Other devices called "calorimeters" totally absorb the incident particle, causing it to generate a cascade of many particles as it and the secondary particles from these collisions continue to multiply. The resulting ionization is summed and provides a measure of the total energy of the incident particle.
Large electronic arrays have to be designed to collect and transfer the huge amounts of data arriving at high speed, and sophisticated computer programs must be written to collate and store these data. Equally complex programs must be written to view and analyze the data in a sensible way.
The techniques involved in HE experiments thus cover a very wide spectrum of mechanics, electronics of all types, and computing techniques at the forefront of developments. HEP presents one of the major challenges to data storage and retrieval, making use of new systems of "data mining" and object oriented programming. All of these detectors and software techniques have been, and will continue to be, part of experimental HEP here at UCD.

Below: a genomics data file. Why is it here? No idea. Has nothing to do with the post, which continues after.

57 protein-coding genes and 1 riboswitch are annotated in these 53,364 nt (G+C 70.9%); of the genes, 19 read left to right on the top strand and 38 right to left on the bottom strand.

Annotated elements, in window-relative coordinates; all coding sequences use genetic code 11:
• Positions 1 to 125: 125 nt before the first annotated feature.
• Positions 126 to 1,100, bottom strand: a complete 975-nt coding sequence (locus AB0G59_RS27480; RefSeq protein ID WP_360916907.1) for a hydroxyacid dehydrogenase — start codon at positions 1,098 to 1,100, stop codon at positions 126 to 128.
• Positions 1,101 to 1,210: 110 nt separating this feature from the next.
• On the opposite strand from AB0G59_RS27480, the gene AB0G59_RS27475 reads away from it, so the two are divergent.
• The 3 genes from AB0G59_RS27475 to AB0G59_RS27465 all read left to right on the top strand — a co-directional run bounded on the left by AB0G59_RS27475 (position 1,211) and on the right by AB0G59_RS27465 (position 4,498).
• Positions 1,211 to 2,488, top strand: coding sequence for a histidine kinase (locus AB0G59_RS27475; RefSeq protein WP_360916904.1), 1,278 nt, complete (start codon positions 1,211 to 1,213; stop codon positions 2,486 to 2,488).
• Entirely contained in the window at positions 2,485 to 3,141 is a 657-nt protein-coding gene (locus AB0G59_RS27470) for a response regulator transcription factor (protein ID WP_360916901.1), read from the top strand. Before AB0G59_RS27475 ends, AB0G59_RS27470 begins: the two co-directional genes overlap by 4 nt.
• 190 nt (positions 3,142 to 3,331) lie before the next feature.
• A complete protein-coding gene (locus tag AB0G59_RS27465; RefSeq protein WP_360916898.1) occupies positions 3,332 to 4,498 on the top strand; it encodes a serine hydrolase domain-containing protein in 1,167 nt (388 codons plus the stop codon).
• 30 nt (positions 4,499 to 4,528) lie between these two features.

What Does One Do with a Ph.D. in HE Experiment Physics?
Some people are concerned that if there are not enough positions in research universities or institutes, what is learned in gaining a Ph.D. in experimental particle physics may not be useful. That happens not to be true. My latest graduate student took a job in industry directly after his Ph.D. and is now directing a group of 17 engineers. The company wanted him precisely because he had demonstrated the capability to develop new equipment, debug it, install it, and make it work compatibly with other equipment in a large experimental collaboration. Much of industry needs the "know-how" that is developed by students in high energy experiments today. Other HEP students from UCD are in senior positions in Fairchild Semiconductor, Sandia Laboratories, and Booz, Allan, & Hamilton. In fact, over the past few decades, about one-third of our H.E. Experiment Ph.D.'s took positions in industry, the others going into HE research. For the field as a whole in the U.S., that fraction is about one-half.
Honors and Awards
Fellow, American Physical Society
American Physical Society American Institute of Physics California Alumni Association